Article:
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Iran Says Nuclear Deal “Absolutely Not Renegotiable”

The Iranian nuclear deal that Tehran and the world powers signed in 2015 and that led to the lifting of restrictions on Iran’s crude oil exports is “absolutely not renegotiable”, a senior Iranian lawmaker told the local Islamic Republic News Agency (IRNA) on Friday.

Valiollah Nanvakenari, a member of the national security and foreign policy committee at Iran’s Parliament, called upon all parties in the nuclear deal to stay committed to the agreement instead of trying to renegotiate it, IRNA reports.

The deal that lifted some of the international sanctions on Iran—including those on its crude oil exports to the global market—was signed by Tehran and the U.S., the UK, Russia, France, China, and Germany.

The UN Security Council and the International Atomic Energy Agency (IAEA) have confirmed that Iran complies with its obligations under the deal, the Iranian lawmaker told IRNA.

Earlier this month, U.S. President Donald Trump—who must waive sanctions on Iran every three months as per authority given to the U.S. President by U.S. law—waived the application of nuclear sanctions, but warned that this could be the last such waiver.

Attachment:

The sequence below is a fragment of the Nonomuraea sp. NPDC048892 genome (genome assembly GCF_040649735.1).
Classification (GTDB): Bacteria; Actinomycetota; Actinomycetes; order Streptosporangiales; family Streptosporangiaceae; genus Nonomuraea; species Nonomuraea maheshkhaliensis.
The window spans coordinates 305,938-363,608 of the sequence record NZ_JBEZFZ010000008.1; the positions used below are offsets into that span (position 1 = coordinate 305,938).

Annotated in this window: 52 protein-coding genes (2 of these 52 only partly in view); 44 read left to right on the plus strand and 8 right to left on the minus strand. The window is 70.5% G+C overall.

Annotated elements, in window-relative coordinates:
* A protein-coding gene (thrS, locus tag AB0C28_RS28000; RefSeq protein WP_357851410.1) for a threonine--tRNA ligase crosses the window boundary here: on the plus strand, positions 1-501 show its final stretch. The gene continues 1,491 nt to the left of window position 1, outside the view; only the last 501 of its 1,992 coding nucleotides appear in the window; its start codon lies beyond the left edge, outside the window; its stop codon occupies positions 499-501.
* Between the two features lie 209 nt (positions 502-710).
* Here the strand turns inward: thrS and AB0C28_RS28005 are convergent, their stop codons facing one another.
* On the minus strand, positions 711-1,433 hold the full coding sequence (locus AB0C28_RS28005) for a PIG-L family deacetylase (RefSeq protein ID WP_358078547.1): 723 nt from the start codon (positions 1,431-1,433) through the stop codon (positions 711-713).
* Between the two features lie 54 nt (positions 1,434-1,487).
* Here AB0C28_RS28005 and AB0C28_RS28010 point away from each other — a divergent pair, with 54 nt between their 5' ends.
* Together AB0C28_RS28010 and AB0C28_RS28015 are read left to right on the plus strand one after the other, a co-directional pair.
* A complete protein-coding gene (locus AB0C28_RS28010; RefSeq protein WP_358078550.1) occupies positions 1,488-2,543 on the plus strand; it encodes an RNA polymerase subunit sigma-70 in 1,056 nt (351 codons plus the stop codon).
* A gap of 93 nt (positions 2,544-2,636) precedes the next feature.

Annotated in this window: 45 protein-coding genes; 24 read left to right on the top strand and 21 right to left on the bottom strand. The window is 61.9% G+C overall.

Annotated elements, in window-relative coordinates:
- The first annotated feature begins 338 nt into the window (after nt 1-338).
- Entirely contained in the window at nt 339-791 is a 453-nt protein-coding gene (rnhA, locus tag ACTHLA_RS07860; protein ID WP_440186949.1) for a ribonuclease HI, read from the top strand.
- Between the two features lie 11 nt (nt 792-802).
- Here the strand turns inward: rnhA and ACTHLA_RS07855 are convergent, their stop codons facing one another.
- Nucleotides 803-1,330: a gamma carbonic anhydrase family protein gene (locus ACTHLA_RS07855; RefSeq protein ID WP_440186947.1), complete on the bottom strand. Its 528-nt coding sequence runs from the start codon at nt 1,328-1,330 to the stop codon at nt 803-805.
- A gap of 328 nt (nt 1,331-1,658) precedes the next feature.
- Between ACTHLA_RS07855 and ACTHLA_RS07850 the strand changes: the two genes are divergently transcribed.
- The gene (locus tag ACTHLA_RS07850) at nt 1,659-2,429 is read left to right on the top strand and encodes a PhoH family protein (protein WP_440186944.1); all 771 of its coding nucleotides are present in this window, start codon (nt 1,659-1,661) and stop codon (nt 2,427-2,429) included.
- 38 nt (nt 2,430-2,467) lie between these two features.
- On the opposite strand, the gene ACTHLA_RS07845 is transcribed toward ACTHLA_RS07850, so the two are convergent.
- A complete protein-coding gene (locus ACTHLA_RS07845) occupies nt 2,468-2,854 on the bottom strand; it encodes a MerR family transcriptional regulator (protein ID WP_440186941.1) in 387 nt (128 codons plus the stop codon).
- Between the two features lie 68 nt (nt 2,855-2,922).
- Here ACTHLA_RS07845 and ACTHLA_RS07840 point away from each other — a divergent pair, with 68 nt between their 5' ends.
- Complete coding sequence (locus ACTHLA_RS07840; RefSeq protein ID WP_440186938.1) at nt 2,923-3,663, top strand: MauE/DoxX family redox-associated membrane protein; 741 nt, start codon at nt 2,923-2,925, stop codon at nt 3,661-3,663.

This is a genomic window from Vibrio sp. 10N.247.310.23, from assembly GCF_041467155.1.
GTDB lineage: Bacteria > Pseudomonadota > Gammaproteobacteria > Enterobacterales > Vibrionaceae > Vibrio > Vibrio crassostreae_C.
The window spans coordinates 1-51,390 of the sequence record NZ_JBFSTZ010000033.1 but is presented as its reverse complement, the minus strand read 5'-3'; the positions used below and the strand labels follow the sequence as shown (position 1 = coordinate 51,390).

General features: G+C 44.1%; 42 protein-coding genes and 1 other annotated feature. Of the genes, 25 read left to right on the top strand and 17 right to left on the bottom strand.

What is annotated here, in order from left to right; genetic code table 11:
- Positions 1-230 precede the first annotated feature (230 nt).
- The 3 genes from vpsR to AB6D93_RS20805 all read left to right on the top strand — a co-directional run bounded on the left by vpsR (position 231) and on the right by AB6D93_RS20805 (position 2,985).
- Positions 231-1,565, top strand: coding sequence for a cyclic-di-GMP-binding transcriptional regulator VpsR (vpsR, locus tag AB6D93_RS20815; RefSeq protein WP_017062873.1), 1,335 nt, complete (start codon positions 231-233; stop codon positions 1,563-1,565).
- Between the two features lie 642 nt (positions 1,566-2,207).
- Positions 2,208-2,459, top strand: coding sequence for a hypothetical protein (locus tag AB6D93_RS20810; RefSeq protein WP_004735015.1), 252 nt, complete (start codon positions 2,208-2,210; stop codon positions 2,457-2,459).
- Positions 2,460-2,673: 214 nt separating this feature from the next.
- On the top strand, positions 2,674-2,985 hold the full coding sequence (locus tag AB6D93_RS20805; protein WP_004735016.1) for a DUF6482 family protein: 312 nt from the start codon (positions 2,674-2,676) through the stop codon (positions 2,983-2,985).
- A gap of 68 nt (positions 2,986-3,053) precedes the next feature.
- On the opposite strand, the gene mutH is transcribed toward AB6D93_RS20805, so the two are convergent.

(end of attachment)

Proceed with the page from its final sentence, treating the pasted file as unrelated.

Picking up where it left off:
Related: U.S. Rig Count Rises As Oil Holds Firm

“Today, I am waiving the application of certain nuclear sanctions, but only in order to secure our European allies’ agreement to fix the terrible flaws of the Iran nuclear deal. This is a last chance. In the absence of such an agreement, the United States will not again waive sanctions in order to stay in the Iran nuclear deal. And if at any time I judge that such an agreement is not within reach, I will withdraw from the deal immediately,” President Trump said.

The oil market had been apprehensive of the U.S. President’s decision, and many analysts had expected him not to waive the sanctions. The heightened U.S.-Iran tension in recent months and the possibility of more sanctions on Iran has been one of the primary geopolitical concerns that returned to influence a tighter oil market and push oil prices up.

By Tsvetana Paraskova for Oilprice.com

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